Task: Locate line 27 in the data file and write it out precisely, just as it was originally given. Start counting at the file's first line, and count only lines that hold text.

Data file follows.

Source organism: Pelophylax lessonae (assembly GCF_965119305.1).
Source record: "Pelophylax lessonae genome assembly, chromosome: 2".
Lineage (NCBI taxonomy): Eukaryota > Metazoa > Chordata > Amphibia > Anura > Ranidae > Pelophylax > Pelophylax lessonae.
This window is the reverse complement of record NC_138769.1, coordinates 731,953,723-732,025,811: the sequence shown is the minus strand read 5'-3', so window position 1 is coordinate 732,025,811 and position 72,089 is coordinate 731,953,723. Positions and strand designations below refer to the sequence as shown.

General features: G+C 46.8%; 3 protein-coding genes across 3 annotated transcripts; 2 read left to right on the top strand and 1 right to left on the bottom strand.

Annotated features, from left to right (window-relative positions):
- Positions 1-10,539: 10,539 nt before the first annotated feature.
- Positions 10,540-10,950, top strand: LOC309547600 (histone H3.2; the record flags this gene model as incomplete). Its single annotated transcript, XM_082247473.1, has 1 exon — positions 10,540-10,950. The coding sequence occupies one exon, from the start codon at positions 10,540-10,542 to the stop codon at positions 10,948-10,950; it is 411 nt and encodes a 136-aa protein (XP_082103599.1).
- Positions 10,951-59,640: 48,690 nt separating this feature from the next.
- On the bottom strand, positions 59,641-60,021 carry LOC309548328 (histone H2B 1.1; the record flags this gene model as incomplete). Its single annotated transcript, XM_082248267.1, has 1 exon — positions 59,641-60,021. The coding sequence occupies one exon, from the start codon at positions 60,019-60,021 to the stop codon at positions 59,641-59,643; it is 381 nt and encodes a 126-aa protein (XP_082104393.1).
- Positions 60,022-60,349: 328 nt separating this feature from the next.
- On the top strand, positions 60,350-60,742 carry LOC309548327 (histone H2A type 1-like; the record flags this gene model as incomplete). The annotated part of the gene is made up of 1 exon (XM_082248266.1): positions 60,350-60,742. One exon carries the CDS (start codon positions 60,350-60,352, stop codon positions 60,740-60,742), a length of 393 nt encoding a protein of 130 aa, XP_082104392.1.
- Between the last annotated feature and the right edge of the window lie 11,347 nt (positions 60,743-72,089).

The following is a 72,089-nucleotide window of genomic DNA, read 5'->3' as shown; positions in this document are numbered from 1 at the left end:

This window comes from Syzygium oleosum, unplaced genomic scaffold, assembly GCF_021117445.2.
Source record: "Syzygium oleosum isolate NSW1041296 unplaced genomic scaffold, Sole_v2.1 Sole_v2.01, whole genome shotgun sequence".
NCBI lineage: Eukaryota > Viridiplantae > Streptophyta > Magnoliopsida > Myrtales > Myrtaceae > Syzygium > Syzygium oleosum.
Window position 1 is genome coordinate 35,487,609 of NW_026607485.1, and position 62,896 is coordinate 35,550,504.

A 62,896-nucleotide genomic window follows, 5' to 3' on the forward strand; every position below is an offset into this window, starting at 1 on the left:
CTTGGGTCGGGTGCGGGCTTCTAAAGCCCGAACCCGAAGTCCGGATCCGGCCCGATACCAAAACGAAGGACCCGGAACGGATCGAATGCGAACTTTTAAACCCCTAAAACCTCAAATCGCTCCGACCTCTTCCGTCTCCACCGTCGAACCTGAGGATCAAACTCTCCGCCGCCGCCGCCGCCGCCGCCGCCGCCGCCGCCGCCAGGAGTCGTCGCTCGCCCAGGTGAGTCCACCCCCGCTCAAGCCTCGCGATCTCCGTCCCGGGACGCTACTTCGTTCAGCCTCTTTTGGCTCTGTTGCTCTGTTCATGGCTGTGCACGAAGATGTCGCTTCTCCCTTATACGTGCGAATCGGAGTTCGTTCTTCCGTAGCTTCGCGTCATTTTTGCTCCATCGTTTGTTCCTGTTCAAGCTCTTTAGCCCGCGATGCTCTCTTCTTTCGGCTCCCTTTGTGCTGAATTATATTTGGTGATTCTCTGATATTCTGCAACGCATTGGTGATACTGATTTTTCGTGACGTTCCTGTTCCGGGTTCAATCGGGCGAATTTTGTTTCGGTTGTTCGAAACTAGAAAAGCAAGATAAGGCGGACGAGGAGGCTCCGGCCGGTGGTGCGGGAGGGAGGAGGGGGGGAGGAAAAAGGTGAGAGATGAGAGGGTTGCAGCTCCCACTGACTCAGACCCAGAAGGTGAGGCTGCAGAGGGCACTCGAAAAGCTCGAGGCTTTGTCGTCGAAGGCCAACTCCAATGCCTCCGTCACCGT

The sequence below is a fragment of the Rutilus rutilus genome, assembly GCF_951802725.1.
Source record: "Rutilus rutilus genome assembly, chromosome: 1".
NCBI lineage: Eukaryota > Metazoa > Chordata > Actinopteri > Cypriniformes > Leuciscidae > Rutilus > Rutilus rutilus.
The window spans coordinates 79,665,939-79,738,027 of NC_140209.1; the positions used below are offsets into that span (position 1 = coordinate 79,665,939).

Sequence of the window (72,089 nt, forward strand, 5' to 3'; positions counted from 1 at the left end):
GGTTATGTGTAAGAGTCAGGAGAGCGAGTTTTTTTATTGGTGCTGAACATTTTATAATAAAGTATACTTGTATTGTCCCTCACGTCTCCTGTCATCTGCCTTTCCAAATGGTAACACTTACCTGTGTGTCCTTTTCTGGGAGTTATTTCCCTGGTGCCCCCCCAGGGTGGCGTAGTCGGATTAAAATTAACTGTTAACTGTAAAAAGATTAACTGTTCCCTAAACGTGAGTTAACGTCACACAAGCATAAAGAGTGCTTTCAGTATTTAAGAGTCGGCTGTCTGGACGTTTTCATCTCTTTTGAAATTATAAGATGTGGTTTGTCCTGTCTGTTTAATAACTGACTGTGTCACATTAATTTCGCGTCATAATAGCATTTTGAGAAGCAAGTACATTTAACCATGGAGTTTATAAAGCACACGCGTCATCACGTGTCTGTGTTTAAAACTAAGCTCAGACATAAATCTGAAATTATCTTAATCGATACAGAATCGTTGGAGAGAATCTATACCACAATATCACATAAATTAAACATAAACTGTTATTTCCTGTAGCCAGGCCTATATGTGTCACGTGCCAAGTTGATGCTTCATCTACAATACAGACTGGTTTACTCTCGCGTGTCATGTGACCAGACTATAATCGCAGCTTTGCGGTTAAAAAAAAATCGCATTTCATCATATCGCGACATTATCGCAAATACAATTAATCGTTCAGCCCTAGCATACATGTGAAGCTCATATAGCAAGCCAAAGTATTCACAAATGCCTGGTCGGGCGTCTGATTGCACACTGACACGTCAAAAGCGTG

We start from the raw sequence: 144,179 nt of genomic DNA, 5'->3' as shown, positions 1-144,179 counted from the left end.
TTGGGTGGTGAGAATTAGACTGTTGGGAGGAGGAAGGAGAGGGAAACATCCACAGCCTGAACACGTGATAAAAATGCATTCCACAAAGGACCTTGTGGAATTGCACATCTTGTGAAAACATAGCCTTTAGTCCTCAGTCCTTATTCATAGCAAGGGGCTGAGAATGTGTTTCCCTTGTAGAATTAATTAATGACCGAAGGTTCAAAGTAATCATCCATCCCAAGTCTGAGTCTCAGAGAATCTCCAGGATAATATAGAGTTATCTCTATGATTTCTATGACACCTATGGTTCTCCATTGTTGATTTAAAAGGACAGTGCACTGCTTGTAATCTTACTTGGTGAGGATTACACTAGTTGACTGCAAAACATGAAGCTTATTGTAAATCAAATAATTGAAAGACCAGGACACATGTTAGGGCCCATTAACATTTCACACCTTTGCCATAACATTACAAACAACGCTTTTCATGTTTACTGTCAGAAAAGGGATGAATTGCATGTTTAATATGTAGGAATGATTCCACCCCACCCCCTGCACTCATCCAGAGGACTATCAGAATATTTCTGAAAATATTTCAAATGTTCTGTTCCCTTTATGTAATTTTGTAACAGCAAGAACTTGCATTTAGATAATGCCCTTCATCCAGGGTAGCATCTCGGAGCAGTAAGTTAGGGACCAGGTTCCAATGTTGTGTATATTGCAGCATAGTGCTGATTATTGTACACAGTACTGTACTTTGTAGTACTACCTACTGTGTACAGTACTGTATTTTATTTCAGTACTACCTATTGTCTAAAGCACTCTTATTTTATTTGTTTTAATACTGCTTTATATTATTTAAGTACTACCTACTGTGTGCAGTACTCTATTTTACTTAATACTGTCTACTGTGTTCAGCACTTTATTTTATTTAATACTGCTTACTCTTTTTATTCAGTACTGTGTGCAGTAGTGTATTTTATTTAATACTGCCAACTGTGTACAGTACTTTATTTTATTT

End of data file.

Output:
We start from the raw sequence: 144,179 nt of genomic DNA, 5'->3' as shown, positions 1-144,179 counted from the left end.